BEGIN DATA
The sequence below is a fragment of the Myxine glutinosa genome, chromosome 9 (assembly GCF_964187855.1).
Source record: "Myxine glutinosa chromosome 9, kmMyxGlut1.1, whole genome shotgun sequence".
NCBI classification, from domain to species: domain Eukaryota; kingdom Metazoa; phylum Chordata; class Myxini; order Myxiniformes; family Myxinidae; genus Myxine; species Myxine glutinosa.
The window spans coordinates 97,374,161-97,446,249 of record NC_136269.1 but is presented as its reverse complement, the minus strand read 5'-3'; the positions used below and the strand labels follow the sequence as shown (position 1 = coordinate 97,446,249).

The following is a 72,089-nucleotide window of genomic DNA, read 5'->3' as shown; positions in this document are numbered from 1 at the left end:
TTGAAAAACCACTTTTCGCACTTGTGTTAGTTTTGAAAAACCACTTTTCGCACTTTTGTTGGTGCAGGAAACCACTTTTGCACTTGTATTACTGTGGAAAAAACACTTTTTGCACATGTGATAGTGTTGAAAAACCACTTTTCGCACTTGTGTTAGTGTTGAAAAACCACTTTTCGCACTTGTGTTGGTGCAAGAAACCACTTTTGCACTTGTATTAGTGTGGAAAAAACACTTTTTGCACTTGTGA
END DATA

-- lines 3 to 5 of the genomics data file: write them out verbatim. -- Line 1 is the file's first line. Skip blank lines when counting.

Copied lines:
NCBI classification, from domain to species: domain Eukaryota; kingdom Metazoa; phylum Chordata; class Myxini; order Myxiniformes; family Myxinidae; genus Myxine; species Myxine glutinosa.
The window spans coordinates 97,374,161-97,446,249 of record NC_136269.1 but is presented as its reverse complement, the minus strand read 5'-3'; the positions used below and the strand labels follow the sequence as shown (position 1 = coordinate 97,446,249).

The following is a 72,089-nucleotide window of genomic DNA, read 5'->3' as shown; positions in this document are numbered from 1 at the left end: